TIFF celebrates opening of Bell Lightbox

Five-story complex to serve as year-round home for festival 

TORONTO -- The Toronto International Film Festival threw open the doors on its new downtown home Bell Lightbox on Sunday.

On its long-anticipated official opening day, TIFF CEO Piers Handling used a giant set of scissors to cut a strip of celluloid film that was wrapped round the entrance of the five-story King Street complex.

And looking on was Hollywood director Ivan Reitman and son Jason, both using their smartphones to capture home movie video footage of the inauguration.

"This has been their (TIFF's) dream for decades, and it's been a dream for my family. That it's finally real is meaningful for them and certainly for my family," an emotional Ivan Reitman said minutes after the ribbon was cut and a crowd of ordinary Torontonians started filing in through the front doors of Bell Lightbox

Torontonians waited 10 years to see those doors open.

Reitman and his two sisters first proposed partnering with TIFF to build a year-round home for the festival on family-owned land in 2001, a year after TIFF first fielded interest from local property developers.

Originally purchased by their parents, Leslie and Clara Reitman, the King Street location first accommodated a family-run car wash, and then for decades a commercial parking lot.

For years, construction delays and the 2008 market meltdown that frustrated fund-raising efforts contributed to a feeling TIFF may never welcome the global film industry into its first-ever permanent home.

Jason Reitman, who long watched from the sidelines as his father and TIFF designed and built Bell Lightbox, was equally emotional Sunday as a year-round festival home for Toronto finally became a reality.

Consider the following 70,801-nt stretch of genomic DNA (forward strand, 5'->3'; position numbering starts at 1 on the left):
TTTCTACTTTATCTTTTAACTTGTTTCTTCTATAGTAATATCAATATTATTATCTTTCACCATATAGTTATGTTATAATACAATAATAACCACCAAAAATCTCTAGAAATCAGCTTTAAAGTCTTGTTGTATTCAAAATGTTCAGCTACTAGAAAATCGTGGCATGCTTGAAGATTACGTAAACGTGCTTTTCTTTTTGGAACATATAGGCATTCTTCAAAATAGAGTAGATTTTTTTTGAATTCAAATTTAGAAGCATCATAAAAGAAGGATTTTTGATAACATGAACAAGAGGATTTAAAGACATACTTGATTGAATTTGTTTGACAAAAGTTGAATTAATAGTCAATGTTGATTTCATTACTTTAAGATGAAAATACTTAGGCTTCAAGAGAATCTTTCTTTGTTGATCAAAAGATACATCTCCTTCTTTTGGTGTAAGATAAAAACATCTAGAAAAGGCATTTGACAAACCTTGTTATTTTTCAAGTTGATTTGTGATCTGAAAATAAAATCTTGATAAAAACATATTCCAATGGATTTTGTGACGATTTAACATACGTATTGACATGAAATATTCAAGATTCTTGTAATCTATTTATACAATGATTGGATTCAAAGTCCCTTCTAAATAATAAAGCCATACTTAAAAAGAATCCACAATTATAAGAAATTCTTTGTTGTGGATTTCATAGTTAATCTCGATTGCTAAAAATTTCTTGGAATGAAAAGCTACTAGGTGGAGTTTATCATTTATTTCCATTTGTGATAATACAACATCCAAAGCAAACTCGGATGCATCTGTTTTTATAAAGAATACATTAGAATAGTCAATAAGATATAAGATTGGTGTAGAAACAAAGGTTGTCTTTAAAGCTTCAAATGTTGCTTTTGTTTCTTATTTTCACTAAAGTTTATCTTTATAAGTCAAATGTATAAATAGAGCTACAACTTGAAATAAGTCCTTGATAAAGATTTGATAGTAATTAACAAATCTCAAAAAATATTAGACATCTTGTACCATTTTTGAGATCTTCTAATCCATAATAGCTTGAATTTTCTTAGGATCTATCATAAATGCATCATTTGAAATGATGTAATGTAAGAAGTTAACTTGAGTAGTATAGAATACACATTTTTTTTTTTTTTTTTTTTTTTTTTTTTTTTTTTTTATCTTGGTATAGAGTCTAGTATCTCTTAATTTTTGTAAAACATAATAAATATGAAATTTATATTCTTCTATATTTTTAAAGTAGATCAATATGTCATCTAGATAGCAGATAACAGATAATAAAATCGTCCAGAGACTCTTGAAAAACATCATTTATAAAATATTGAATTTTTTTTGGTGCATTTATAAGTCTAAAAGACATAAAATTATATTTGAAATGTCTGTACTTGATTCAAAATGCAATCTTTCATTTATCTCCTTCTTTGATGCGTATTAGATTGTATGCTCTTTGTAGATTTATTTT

"It (Bell Lightbox) only secures the Toronto film festival as the most important film festival in the world," he insisted.

For Piers Handling, Sunday's launch was especially emotional, given the hurdles he and the organization he leads had to overcome to make Bell Lightbox a reality.

"We've sweated for this. We've raised money for this. I always thought that we would do it. Even when we had challenges in our way, I always thought we'd do it," Handling said.

TIFF executive director Michelle Maheaux was equally emotional about the ten-year journey that reached its destination Sunday.

"It's the best gift for the organization, to get this building. It's young and hip and an invitation for everyone in Toronto to come in and hang about," she said.

Bell Lightbox houses five public cinemas, two galleries, three learning studios and a bistro, restaurant and a lounge.

The largest of the cinemas, with 550 seats, can host an awards show or gala.

And the second-floor lounge features a view of the red carpet at Roy Thomson Hall, where TIFF is hosting nightly star-driven premieres through September 19.

For the film industry, Bell Lightbox also promises an annual hub for the Toronto festival, and a sudden shift in focus away from Yorkville and towards King Street and Toronto's downtown entertainment district.
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